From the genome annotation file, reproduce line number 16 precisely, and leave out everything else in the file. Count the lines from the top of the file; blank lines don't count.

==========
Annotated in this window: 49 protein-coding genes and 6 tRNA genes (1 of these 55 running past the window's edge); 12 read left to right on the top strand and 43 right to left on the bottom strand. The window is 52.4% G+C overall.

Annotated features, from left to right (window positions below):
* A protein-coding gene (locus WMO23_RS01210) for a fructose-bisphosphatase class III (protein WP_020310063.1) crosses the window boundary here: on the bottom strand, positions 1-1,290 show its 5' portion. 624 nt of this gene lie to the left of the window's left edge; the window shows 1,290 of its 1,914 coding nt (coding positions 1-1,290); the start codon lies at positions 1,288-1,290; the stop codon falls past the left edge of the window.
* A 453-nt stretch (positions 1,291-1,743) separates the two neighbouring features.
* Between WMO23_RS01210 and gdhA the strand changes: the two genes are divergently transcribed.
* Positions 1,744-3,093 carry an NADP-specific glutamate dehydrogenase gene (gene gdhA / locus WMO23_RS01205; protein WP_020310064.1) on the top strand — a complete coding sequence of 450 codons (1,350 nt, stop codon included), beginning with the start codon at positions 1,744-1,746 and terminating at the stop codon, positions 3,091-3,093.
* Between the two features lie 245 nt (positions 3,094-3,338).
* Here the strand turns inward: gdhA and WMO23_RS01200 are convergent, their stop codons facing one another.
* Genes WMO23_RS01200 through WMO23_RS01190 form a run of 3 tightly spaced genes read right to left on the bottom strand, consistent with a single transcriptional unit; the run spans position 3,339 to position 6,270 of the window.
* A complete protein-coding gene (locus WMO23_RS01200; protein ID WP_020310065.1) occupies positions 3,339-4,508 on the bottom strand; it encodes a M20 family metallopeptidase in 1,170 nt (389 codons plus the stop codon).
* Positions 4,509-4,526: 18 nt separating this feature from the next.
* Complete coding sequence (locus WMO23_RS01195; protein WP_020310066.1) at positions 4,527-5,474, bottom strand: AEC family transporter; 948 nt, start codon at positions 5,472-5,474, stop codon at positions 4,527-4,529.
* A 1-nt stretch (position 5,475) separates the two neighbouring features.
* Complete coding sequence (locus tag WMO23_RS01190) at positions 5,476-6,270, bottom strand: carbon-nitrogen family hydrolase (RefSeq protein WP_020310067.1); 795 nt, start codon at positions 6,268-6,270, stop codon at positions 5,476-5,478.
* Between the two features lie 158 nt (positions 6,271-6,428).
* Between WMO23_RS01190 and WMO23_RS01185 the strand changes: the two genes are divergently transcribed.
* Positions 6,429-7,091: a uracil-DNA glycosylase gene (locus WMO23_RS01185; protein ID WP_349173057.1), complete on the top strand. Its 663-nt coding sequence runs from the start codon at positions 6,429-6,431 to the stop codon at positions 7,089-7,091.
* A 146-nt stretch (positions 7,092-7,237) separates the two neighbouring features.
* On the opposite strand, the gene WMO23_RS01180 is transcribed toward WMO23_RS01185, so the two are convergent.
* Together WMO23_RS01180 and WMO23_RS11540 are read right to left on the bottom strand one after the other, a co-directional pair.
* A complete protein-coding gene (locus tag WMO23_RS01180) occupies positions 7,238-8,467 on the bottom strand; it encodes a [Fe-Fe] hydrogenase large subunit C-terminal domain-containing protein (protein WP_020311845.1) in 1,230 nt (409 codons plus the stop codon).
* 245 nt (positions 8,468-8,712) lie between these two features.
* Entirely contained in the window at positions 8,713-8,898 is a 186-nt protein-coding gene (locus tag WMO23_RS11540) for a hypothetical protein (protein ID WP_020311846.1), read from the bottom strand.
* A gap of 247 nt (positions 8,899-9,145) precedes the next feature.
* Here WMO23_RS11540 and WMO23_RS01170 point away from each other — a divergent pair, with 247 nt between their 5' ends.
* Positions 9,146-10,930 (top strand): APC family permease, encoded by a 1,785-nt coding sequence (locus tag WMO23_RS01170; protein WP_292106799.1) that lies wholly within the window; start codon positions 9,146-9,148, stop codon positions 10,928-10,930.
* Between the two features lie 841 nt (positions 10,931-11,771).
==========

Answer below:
* Between WMO23_RS01190 and WMO23_RS01185 the strand changes: the two genes are divergently transcribed.